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Table 2 Potential harms of participation

From: Bringing stakeholders together for urban health equity: hallmarks of a compromised process

Cluster A: Delegated control Cluster B: Demobilization
o Behaviour of grassroots stakeholders shaped by process, thereby containing dissent (e.g. grassroots stakeholders positioned to act as ‘gatekeepers’ rather than as community representatives; meeting norms discourage certain types of input; paperwork/reporting begins to shape thinking) [5, 19, 22].
o Energy of grassroots groups occupied by process, thereby containing dissent.
o Process embeds and transmits logic of status quo (e.g. neoliberalism, colonialism, structural racism and misogyny, etc.).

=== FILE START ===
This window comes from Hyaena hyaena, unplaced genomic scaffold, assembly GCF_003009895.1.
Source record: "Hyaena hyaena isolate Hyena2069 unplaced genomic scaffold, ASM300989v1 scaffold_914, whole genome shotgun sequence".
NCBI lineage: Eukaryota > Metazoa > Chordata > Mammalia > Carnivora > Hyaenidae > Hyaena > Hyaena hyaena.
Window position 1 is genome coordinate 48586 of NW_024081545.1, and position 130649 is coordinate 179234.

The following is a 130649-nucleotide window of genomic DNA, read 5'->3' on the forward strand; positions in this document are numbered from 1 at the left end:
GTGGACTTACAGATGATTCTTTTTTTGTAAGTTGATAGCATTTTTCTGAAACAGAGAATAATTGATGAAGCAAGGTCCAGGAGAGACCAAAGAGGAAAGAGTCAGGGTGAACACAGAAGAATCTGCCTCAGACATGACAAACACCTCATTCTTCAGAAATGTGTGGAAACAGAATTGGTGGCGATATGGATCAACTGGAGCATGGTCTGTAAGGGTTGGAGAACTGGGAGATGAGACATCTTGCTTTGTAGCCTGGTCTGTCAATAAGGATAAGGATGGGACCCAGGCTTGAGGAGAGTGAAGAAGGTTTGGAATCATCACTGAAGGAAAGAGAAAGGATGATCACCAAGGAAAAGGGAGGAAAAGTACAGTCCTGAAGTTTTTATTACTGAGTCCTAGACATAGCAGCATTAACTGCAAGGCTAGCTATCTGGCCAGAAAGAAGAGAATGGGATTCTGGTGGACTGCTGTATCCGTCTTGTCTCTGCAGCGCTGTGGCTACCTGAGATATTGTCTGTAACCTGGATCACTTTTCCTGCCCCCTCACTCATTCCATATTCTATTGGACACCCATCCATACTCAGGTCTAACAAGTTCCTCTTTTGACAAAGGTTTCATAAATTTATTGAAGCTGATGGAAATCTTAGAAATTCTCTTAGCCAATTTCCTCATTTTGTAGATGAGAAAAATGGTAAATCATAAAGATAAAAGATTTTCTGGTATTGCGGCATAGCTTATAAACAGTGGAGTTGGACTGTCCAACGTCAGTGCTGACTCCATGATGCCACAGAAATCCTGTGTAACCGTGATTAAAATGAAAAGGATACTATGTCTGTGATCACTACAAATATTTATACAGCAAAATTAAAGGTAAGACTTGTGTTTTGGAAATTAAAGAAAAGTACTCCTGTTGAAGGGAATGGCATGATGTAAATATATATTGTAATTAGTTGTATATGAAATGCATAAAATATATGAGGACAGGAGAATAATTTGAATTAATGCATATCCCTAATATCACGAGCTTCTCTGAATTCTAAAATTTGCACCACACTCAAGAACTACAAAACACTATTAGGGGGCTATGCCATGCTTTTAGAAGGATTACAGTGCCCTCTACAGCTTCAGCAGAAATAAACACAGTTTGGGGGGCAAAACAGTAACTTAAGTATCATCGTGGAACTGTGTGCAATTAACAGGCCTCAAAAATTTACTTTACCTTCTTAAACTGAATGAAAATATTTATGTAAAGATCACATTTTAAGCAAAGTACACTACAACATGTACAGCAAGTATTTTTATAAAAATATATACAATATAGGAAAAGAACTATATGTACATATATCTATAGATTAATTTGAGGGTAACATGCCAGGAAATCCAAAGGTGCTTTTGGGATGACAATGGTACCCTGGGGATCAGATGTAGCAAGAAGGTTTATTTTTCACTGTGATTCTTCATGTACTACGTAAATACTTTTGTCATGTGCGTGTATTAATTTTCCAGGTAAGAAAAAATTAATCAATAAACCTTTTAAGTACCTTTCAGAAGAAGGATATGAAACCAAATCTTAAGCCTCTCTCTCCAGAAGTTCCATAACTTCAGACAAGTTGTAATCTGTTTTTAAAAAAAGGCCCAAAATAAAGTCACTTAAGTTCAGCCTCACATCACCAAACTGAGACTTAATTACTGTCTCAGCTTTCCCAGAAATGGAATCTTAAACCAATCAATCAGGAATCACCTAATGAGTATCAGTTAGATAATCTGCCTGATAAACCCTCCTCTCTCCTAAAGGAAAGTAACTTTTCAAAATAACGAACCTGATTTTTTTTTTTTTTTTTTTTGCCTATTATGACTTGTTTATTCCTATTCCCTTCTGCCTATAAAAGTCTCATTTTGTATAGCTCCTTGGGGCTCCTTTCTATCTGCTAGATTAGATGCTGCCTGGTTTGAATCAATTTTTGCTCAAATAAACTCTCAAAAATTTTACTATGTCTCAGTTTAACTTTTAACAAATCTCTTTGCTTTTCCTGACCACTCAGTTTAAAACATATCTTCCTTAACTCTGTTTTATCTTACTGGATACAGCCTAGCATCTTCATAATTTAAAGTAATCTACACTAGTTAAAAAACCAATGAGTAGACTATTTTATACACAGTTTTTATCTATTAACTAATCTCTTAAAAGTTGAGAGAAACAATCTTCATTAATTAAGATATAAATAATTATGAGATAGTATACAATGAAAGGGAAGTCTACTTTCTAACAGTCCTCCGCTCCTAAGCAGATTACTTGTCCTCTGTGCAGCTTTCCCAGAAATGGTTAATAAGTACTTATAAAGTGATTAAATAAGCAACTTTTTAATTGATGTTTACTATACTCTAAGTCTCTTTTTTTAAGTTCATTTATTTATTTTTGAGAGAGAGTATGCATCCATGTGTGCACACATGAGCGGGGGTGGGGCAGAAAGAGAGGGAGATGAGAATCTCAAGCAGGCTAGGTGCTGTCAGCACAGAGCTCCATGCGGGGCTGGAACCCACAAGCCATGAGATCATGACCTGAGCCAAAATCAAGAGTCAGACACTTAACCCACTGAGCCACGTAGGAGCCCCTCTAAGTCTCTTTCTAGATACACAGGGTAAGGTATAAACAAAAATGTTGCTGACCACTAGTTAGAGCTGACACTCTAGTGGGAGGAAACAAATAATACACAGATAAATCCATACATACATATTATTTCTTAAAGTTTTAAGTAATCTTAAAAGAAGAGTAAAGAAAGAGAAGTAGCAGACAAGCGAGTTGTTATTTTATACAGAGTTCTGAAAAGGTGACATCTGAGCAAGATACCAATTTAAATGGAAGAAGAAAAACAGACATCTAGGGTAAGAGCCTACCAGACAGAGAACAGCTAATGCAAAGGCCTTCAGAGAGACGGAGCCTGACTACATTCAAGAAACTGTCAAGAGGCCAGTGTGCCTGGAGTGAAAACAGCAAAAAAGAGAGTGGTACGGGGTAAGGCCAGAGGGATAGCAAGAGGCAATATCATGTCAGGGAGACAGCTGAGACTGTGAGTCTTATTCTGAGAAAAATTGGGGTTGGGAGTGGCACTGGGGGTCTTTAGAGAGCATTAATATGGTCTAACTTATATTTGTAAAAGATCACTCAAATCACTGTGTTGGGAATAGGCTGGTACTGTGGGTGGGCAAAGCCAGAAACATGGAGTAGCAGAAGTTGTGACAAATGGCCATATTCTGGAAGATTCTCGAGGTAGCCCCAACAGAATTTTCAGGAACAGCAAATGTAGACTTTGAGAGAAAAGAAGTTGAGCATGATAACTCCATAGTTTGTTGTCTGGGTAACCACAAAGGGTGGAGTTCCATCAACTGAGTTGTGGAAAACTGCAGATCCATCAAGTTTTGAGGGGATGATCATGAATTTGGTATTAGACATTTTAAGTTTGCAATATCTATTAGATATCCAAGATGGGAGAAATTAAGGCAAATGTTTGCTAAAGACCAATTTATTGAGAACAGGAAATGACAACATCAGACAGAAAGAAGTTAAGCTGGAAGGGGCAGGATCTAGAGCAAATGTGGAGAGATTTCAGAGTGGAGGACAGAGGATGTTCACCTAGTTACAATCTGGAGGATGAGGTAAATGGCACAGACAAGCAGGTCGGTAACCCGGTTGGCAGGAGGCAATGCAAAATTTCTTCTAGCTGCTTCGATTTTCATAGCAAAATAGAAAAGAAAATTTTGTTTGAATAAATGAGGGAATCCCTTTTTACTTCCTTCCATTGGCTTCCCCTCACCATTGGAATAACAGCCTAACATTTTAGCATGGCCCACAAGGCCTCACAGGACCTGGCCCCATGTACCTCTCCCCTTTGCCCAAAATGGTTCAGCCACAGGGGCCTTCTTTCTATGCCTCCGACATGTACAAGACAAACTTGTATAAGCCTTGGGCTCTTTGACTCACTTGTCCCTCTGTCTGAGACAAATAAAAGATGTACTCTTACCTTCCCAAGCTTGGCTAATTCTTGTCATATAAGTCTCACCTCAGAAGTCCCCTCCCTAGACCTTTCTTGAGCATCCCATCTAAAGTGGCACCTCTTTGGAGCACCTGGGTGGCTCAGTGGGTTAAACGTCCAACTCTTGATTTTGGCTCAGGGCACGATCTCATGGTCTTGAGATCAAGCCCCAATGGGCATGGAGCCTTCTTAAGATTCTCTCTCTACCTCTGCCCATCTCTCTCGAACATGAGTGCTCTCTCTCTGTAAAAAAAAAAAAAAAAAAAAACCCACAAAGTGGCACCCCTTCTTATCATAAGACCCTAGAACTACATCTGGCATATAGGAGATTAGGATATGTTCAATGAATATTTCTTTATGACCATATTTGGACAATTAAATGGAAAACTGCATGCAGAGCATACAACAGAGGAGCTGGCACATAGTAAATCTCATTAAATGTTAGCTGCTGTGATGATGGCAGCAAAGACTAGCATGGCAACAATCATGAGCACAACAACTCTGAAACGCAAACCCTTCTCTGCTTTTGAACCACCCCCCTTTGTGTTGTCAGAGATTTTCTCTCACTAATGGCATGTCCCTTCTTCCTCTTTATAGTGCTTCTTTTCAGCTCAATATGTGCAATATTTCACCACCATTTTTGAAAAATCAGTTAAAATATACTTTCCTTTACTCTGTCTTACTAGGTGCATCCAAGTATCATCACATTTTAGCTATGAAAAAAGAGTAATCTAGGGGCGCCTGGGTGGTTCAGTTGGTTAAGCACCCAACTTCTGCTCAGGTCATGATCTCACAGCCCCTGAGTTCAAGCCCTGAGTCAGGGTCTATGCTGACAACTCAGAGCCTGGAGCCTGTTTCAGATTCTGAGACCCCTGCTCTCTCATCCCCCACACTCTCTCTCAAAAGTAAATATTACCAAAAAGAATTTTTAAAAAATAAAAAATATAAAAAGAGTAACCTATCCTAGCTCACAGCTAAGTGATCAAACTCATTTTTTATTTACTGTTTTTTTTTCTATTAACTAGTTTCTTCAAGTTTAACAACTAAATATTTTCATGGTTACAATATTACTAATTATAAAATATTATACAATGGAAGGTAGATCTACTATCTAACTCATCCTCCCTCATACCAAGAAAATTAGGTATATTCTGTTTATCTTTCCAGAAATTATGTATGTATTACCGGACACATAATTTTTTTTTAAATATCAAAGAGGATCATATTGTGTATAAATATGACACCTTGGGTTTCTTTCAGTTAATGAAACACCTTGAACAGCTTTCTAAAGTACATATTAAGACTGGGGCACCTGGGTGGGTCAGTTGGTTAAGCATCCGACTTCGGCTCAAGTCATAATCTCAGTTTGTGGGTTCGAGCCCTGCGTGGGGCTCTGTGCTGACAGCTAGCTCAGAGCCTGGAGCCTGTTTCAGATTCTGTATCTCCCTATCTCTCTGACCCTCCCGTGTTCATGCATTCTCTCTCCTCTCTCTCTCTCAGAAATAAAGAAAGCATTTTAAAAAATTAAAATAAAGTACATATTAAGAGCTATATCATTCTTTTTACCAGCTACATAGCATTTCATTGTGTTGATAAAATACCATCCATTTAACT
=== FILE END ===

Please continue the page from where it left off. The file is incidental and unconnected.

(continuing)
o Participants experience frustration and/or burn-out. [23, 25, 26].
o Participants lose faith in participatory processes/participation [22].
o Community leaders who have championed process lose credibility [23].
o Energy of grassroots groups sapped by process, thereby diminishing capacity.
o Participants/groups face sanctions for resisting process as defined (see below).
Cluster C: Contraction of state role in public service delivery/regulation Cluster D: Sanctions
o Success of project relies on free labour of participants.
o Project fails to address and/or distracts from broader, systemic processes due to focus on ‘micropolitics’ [5, 21].
The broader literature emphasizes that participants resisting or building alternatives to official processes can, in some contexts, face sanctions ranging from loss of paid work [19] to imprisonment and violence [27].